• If victim under 18, no unsupervised contact with a child under 18;
  • If victim under 18, a prohibition of working for pay or as a volunteer at any place where children regularly congregate;
  • Prohibited from viewing, owning or possessing any obscene, pornographic, or sexually stimulating visual or auditory material;
  • Make restitution;
  • Submission to warrantless search of person, residence or vehicle;
  • Participation at least annually in polygraph examinations;
  • Maintenance of a driving log and prohibition against driving a motor vehicle alone without the prior approval of the supervising officers;
  • Prohibition of using a post office box; and
  • If there was sexual contact, a submission to an HIV test, at the probationer’s expense.

For more detailed descriptions of the sex offender standard conditions of supervision, please refer to Section 948.30, Florida Statutes.

Community Control

Community Control is a form of intensive supervised “house arrest,” including surveillance, on weekends and holidays. The offender is restricted to his/her residence, with the exception of being allowed to work, attend treatment, visit the probation office, and limited other occasions that must be approved in advance by the community control officer. As with probation, violation of any community control condition may result in revocation by the court and imposition of any sentence that it might have imposed before placing the offender on community control supervision. Many of the offenders who are placed on community control are prison diversions.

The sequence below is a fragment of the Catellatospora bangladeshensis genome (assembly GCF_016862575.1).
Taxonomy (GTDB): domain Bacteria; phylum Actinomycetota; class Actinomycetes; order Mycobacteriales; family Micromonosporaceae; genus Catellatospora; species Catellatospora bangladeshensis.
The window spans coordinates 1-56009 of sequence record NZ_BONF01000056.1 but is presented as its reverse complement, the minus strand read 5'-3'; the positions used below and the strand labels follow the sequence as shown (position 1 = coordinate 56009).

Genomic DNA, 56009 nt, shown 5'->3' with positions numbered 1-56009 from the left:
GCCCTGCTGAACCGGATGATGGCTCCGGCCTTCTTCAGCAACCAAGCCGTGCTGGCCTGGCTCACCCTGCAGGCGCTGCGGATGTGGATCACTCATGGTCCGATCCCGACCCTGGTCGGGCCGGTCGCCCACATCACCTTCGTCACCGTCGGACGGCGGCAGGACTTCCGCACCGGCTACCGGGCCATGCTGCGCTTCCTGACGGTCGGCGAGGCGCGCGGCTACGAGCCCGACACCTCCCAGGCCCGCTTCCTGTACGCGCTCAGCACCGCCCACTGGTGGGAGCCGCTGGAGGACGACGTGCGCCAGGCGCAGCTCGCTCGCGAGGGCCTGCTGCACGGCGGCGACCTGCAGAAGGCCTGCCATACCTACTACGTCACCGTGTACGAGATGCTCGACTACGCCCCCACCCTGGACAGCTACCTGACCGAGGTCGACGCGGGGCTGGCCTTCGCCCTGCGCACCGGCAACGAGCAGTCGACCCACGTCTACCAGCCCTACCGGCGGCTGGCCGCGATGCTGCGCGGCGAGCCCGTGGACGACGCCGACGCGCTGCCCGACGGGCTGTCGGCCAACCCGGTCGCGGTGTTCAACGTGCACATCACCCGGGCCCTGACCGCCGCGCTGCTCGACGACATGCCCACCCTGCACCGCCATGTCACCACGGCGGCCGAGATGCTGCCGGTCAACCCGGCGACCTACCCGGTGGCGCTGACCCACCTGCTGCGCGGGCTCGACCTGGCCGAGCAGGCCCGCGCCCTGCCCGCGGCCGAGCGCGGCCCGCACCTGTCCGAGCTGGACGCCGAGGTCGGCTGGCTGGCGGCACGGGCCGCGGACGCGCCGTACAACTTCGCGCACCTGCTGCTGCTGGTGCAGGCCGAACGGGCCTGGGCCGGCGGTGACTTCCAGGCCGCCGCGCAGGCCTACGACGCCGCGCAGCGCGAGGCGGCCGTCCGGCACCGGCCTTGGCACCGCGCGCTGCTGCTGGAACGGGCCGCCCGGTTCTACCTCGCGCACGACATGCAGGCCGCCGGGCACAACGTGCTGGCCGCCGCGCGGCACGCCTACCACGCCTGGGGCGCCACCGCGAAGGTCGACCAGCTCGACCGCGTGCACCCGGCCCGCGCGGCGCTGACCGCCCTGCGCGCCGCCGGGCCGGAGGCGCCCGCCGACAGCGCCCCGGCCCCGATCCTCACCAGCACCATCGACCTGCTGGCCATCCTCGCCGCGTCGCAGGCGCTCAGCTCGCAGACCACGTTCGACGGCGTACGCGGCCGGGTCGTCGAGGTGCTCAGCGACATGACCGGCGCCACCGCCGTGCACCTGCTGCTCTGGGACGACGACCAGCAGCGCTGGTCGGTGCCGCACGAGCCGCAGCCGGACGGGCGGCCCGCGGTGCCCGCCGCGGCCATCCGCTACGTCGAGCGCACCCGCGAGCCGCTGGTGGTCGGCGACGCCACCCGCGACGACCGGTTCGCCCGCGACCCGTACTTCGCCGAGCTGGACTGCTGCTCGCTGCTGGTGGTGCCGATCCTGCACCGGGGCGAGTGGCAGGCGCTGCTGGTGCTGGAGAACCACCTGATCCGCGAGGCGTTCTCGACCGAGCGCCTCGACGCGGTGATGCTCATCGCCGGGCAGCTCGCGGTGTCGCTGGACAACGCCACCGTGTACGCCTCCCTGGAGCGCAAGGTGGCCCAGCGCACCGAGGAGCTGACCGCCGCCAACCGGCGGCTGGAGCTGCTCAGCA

Post-Prison Release

Parole

Parole is a post-prison supervision program where eligible inmates have the terms and conditions of parole set by the Florida Parole Commission, an agency separate from the Florida Department of Corrections. The period of parole cannot exceed the balance of the offender’s original sentence. Under parole, the offender is to be supervised in the community under specific conditions imposed by the Florida Parole Commission. Parole supervision is provided by correctional probation officers who work for the Florida Department of Corrections. Only offenders sentenced for offenses committed prior to October 1, 1983 can be eligible for parole, as it was abolished for all offenses committed after that date. Even so, there are still about 5,000 inmates in prison who remain eligible for parole. Parole violations are reported by probation officers to the Florida Parole Commission, which makes the final determination whether to continue the offender on supervision, modify the conditions of supervision, or revoke the supervision and return the offender to prison.